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Do I Need An NDA?

Non-Disclosure Agreements

 

Written by: Julianne Simson

So many contracts to keep up with!

You’ve likely heard of a NDA before and wondered what it is and if you should implement one into your business dealings. At the core of an NDA (or a non-disclosure agreement) is a protection for you and your business to succeed and for your hard work to not become general knowledge for others to steal, copy, or use without your approval. Let's explore this a little bit further.

What is an NDA?

An NDA is a legally enforceable contract that creates a legal obligation to privacy between parties. The agreement creates a contractual relationship between the parties (typically known as the “Disclosing Party” and the “Receiving Party”), wherein the Receiving Party promises to hold a secret to the benefit of the Disclosing Party. A legal recourse is provided for failure of compliance or disclosure of the information protected, such as trade secrets or any privileged, sensitive, or confidential information. You may have heard of NDAs in the media lately, as their usage in sexual assault/harassment case settlements has been criticized.

Typically, NDAs would be offered as a requirement of a settlement agreement, preventing either party from discussing allegations, defenses, or terms of the settlement with third parties. The use of NDAs in this situation is problematic because it can prevent future victims from knowing of a potential threat to their livelihoods. NDAs can be overused and abused, but they can also be incredibly useful if used appropriately.

So do YOU need one in your business?

As a business owner or creator, you are building an empire that is unique from any other. You don’t want what makes your product or service unique to become widespread. Thus, it could be a good idea to request employees, interns, or contractors sign an NDA to protect your business. You want to be explicit with those who work with and for you in what is confidential versus fair game for disclosure or is “general knowledge.”

For example, you would want to assert an NDA for licensing anything proprietary to someone else to ensure they do not use (or steal) without your approval. This is also a way to prevent prior employees from starting their own businesses, competing with yours specifically using the private information from your business. (Think: client lists, manufacturing plans, supplier agreements, etc.) This is also a way, as an inventor, to maintain (or prevent voiding) your patent rights. You should also want to sign one with anyone you are creating a privileged relationship with (for example, a doctor or a lawyer). This is also useful to use when presenting your business plans for funding in front of investors, as you want to keep your potential business plans under wraps. In sum, the possibilities for NDA coverage are limitless.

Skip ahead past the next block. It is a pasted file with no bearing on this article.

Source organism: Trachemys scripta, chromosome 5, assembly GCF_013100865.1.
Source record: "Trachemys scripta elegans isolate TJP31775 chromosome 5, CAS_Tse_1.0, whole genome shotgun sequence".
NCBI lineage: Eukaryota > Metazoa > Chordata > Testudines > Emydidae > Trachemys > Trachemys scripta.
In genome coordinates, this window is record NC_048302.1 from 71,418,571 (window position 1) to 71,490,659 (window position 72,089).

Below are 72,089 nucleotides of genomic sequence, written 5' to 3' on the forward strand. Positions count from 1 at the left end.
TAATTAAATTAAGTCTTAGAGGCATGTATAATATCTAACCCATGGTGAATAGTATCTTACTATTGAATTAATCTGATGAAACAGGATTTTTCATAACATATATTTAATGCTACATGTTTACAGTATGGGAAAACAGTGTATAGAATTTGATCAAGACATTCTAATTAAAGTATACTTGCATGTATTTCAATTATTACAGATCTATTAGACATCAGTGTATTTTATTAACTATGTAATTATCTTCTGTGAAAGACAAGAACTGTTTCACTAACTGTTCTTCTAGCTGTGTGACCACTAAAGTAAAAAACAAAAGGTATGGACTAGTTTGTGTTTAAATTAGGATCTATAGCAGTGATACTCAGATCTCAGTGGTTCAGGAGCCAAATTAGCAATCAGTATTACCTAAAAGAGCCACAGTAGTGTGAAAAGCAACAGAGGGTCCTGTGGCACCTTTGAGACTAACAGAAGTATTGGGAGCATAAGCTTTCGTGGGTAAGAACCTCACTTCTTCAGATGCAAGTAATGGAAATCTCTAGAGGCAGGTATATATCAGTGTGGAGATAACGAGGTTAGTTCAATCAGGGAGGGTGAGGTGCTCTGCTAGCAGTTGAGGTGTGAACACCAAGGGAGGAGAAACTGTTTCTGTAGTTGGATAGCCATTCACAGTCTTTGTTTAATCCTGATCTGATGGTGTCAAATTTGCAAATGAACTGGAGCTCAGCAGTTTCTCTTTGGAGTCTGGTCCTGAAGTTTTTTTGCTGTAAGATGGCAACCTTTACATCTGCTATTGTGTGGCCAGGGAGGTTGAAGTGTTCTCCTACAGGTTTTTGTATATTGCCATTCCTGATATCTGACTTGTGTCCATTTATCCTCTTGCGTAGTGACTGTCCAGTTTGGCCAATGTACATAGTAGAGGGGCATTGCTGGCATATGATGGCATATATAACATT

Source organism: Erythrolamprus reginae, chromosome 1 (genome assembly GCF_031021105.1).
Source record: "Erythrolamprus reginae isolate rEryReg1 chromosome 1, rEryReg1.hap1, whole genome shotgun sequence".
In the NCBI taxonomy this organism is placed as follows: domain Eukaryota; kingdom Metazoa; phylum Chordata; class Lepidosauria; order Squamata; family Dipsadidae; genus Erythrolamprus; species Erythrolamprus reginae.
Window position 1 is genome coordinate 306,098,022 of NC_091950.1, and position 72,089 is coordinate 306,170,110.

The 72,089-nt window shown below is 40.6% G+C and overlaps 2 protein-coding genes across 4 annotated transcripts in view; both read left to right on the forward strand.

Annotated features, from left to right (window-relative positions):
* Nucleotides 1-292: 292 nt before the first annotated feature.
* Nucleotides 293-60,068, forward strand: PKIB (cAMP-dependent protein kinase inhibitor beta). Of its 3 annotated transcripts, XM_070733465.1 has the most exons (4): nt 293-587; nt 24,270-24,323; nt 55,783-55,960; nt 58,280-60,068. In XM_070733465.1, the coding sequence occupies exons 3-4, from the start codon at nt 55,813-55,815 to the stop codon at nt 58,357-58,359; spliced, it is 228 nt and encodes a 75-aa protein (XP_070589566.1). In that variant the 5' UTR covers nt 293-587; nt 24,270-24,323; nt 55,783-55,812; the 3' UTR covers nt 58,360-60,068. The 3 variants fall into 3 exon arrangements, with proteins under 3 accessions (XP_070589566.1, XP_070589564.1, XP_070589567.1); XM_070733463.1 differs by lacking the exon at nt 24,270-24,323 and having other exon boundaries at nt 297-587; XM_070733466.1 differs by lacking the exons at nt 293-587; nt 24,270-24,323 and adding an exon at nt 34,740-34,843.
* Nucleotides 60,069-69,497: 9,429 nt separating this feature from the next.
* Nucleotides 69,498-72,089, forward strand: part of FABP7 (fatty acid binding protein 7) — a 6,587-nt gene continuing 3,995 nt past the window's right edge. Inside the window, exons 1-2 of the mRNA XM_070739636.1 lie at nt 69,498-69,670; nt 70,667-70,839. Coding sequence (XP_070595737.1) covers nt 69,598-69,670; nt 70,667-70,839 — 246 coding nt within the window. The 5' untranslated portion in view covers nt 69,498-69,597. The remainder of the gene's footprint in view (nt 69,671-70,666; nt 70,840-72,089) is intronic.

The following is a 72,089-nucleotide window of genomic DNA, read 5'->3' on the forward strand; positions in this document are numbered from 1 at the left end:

How to draft an NDA

The agreement typically includes four categories:

  • What is confidential;
  • What is excluded;
  • The parties’ obligations; and 
  • The duration of the contract

The first part of the agreement should include categories of privileged information and set the rules and subject matter of the NDA. The next category should outline what kinds of information would not be considered a compromise, notably what is determined between the parties to be general or common knowledge or anything collected before both parties signed the NDA. The third category details the obligations for the parties, which goes beyond merely breaching the agreement. It holds the Receiving Party liable not just for disclosure, but any encouragement of others to breach or inadvertent leaking of information due to negligence. Finally, the time period category is typically negotiable and sets how long both parties are bound by the privacy agreement.

Although generic NDA templates are available online and may be helpful, it is a worthwhile investment to work with an attorney who can craft an agreement specific to your needs. This can save you time, money, and energy in the long run in the event you must enforce a NDA against a burdened party. It should be noted that there will be circumstances where an NDA is either unnecessary nor unenforceable, so make sure to be advised based on the specifics of your business needs. If you find that you have actually agreed to a NDA that you believe is unfair or contrary to public policy, you can also consult an attorney to find what your rights are for release of responsibilities.

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